As a practicing scientist I have always assumed that there is one thing, one type of activity, we call science. More importantly, though I am a biologist, I automatically accepted the physicists’ idea that — in principle at the least — everything boils down to physics, that it makes perfect sense to go after a “theory of everything.”
Then I read John Dupré’s The Disorder of Things: Metaphysical Foundations of the Disunity of Science , and that got me to pause and think (which, of course, is the hallmark of a good book, regardless if one rejects that book’s conclusions).
I found John’s book compelling not just because of his refreshing, and admittedly consciously iconoclastic tone, but also because a great deal of it is devoted to subject matters, like population genetics, that I actually know a lot about, and am therefore in a good position to…
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7 thoughts on “On the (dis)unity of the sciences”
I don’t know that everything boils down to physics. If the original force of life is not know than how can this statement come from a place of knowledge? I agree about the book reading bit.
Thanks for stopping by!
I think you’re right that it can’t be said from a place of knowledge. It’s a philosophical position that hasn’t been empirically validated. But looking at what we do have evidence for (lot’s of physical stuff, none for anything else), it could be argued that it’s a reasonable one.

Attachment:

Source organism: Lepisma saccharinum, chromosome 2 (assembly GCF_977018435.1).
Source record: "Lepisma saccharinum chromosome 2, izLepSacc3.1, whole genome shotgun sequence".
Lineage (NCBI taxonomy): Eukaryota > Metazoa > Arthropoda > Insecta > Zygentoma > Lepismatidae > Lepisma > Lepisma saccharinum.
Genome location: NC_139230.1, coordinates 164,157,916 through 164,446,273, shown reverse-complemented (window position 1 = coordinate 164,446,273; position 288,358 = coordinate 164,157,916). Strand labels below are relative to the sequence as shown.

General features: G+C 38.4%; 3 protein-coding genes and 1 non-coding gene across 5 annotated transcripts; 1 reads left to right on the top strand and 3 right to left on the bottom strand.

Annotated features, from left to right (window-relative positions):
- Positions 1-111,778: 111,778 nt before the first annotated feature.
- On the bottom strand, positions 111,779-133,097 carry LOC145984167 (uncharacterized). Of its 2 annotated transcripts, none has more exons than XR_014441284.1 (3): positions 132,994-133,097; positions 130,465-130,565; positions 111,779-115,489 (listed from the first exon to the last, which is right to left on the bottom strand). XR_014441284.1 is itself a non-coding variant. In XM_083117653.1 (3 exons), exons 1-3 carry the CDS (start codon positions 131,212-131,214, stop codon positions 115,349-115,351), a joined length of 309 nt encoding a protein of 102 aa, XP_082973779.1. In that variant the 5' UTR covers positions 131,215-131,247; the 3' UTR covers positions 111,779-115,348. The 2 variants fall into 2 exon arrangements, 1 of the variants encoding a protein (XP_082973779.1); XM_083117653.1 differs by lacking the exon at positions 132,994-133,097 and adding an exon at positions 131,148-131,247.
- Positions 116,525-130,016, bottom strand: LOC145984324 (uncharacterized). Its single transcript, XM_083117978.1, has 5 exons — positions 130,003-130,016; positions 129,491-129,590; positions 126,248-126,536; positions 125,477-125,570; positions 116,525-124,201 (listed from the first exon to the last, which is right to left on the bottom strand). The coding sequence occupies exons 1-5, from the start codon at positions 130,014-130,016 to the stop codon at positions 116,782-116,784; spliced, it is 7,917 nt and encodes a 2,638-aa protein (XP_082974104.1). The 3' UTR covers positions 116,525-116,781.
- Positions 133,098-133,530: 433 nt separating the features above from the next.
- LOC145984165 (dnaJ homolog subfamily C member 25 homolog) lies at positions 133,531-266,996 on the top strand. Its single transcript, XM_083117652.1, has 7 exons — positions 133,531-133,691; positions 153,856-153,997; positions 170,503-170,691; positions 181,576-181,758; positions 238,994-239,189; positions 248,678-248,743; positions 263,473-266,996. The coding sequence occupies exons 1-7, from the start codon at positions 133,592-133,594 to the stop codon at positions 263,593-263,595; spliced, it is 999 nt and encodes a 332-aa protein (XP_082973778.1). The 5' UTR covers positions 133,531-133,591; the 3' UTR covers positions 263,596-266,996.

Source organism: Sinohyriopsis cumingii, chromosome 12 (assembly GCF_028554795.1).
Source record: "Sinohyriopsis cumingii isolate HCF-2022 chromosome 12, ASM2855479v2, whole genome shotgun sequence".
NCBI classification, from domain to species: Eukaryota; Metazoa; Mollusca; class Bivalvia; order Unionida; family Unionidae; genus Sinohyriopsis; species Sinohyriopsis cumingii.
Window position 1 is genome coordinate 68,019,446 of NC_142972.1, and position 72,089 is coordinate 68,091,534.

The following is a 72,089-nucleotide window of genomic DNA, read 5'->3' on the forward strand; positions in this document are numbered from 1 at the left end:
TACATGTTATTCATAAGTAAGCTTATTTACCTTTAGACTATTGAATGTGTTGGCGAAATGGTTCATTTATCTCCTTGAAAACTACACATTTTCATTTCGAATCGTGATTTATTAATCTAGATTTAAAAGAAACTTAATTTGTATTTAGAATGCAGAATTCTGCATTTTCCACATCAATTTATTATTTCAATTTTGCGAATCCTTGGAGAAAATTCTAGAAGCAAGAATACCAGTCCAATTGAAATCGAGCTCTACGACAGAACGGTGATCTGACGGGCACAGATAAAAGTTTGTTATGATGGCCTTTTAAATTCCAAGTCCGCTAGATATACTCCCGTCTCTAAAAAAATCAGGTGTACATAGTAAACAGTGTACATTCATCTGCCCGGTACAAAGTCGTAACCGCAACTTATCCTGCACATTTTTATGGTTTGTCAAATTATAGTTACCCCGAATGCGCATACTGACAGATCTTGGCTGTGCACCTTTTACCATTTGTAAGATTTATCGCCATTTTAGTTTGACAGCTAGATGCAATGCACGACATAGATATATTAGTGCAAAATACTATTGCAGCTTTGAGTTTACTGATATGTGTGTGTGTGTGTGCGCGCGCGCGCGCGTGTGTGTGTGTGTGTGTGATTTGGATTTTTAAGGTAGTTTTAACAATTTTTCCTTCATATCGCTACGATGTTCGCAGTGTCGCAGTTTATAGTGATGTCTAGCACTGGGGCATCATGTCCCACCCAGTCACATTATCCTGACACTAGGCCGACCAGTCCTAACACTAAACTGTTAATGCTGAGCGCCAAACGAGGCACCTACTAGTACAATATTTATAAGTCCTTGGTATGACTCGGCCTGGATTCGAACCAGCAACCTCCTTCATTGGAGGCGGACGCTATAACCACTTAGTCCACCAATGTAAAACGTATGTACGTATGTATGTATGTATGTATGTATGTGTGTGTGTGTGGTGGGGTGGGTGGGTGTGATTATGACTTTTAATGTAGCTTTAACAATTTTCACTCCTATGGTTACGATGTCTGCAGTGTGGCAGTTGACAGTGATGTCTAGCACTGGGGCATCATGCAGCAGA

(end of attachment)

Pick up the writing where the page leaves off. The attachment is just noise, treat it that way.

Interesting article, a propos of what we talked about earlier on instrumentalism. I was a bit thrown by the term “phenomenology” in this realm. I suppose it’s like all terms that get moved about in different areas and I wasn’t quite sure how they were using it.
I thought exactly about our conversation on your Husserl entry when I read this. I was going to call your attention to it, but your comment beat me to it.
One of the commenters pointed out to Massimo that most scientists are speaking ontologically when they talk about reductionism, and that it’s trivially true that theories don’t reduce. I think it is true that theories don’t reduce, and it seems obvious now, but I’ll admit I wasn’t conscious of it until reading this.
I bet most scientists despise Massimo for this! That’s taking away everything they dream for, a big theory of everything.
I find it intriguing. You know, just after I read your article someone asked me to help him with an article on the demarcation question—a subject I don’t know much about. I mentioned MP because at the end of this article there’s a note that he was interested in the “philosophy of pseudoscience” so I thought his name would be relevant. This friend of mine had heard of MP and really liked him. Any book or article recommendations?
I’m pretty sure they won’t stop trying for the theory of everything. Of course, Massimo’s point is that even if they find it, it will only be of interest at the physics layer. It won’t be of any help to a biologist, a psychologist, a climatologist, etc.
On your friend’s interest, Massimo actually wrote a whole book on it. (I haven’t had a chance to read it yet.)
Thanks so much!
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